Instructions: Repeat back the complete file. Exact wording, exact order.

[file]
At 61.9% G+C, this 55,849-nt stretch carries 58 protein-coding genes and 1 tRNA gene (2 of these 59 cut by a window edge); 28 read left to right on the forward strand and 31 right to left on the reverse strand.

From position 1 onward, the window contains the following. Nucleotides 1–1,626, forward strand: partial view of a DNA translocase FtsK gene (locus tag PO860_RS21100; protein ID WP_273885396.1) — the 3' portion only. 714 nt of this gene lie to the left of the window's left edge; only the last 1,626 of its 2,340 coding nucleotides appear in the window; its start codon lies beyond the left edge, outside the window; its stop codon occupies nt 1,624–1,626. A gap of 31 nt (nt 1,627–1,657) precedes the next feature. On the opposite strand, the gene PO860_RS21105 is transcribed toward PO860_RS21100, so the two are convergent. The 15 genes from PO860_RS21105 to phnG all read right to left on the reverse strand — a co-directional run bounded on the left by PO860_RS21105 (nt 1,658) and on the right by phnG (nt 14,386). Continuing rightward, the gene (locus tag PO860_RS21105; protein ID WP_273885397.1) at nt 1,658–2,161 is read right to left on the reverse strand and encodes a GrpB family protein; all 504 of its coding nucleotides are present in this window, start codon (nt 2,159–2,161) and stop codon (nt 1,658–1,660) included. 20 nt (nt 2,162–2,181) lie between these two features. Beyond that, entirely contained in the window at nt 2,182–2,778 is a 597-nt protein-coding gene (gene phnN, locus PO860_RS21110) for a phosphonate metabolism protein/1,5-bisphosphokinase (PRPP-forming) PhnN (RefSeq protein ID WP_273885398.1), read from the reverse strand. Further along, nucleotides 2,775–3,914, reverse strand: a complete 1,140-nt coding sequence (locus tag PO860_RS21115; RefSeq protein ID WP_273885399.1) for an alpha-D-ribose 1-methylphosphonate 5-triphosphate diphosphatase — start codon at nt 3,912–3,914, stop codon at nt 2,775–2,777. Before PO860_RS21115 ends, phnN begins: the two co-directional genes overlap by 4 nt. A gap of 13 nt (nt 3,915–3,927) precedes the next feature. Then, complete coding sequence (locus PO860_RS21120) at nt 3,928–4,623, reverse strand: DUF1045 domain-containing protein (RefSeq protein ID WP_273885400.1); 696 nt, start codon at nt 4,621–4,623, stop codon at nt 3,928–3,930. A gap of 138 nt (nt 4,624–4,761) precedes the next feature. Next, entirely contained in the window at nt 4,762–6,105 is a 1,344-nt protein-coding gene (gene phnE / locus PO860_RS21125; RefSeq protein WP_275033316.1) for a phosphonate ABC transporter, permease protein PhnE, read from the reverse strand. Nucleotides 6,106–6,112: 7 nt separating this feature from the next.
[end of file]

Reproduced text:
At 61.9% G+C, this 55,849-nt stretch carries 58 protein-coding genes and 1 tRNA gene (2 of these 59 cut by a window edge); 28 read left to right on the forward strand and 31 right to left on the reverse strand.

From position 1 onward, the window contains the following. Nucleotides 1–1,626, forward strand: partial view of a DNA translocase FtsK gene (locus tag PO860_RS21100; protein ID WP_273885396.1) — the 3' portion only. 714 nt of this gene lie to the left of the window's left edge; only the last 1,626 of its 2,340 coding nucleotides appear in the window; its start codon lies beyond the left edge, outside the window; its stop codon occupies nt 1,624–1,626. A gap of 31 nt (nt 1,627–1,657) precedes the next feature. On the opposite strand, the gene PO860_RS21105 is transcribed toward PO860_RS21100, so the two are convergent. The 15 genes from PO860_RS21105 to phnG all read right to left on the reverse strand — a co-directional run bounded on the left by PO860_RS21105 (nt 1,658) and on the right by phnG (nt 14,386). Continuing rightward, the gene (locus tag PO860_RS21105; protein ID WP_273885397.1) at nt 1,658–2,161 is read right to left on the reverse strand and encodes a GrpB family protein; all 504 of its coding nucleotides are present in this window, start codon (nt 2,159–2,161) and stop codon (nt 1,658–1,660) included. 20 nt (nt 2,162–2,181) lie between these two features. Beyond that, entirely contained in the window at nt 2,182–2,778 is a 597-nt protein-coding gene (gene phnN, locus PO860_RS21110) for a phosphonate metabolism protein/1,5-bisphosphokinase (PRPP-forming) PhnN (RefSeq protein ID WP_273885398.1), read from the reverse strand. Further along, nucleotides 2,775–3,914, reverse strand: a complete 1,140-nt coding sequence (locus tag PO860_RS21115; RefSeq protein ID WP_273885399.1) for an alpha-D-ribose 1-methylphosphonate 5-triphosphate diphosphatase — start codon at nt 3,912–3,914, stop codon at nt 2,775–2,777. Before PO860_RS21115 ends, phnN begins: the two co-directional genes overlap by 4 nt. A gap of 13 nt (nt 3,915–3,927) precedes the next feature. Then, complete coding sequence (locus PO860_RS21120) at nt 3,928–4,623, reverse strand: DUF1045 domain-containing protein (RefSeq protein ID WP_273885400.1); 696 nt, start codon at nt 4,621–4,623, stop codon at nt 3,928–3,930. A gap of 138 nt (nt 4,624–4,761) precedes the next feature. Next, entirely contained in the window at nt 4,762–6,105 is a 1,344-nt protein-coding gene (gene phnE / locus PO860_RS21125; RefSeq protein WP_275033316.1) for a phosphonate ABC transporter, permease protein PhnE, read from the reverse strand. Nucleotides 6,106–6,112: 7 nt separating this feature from the next.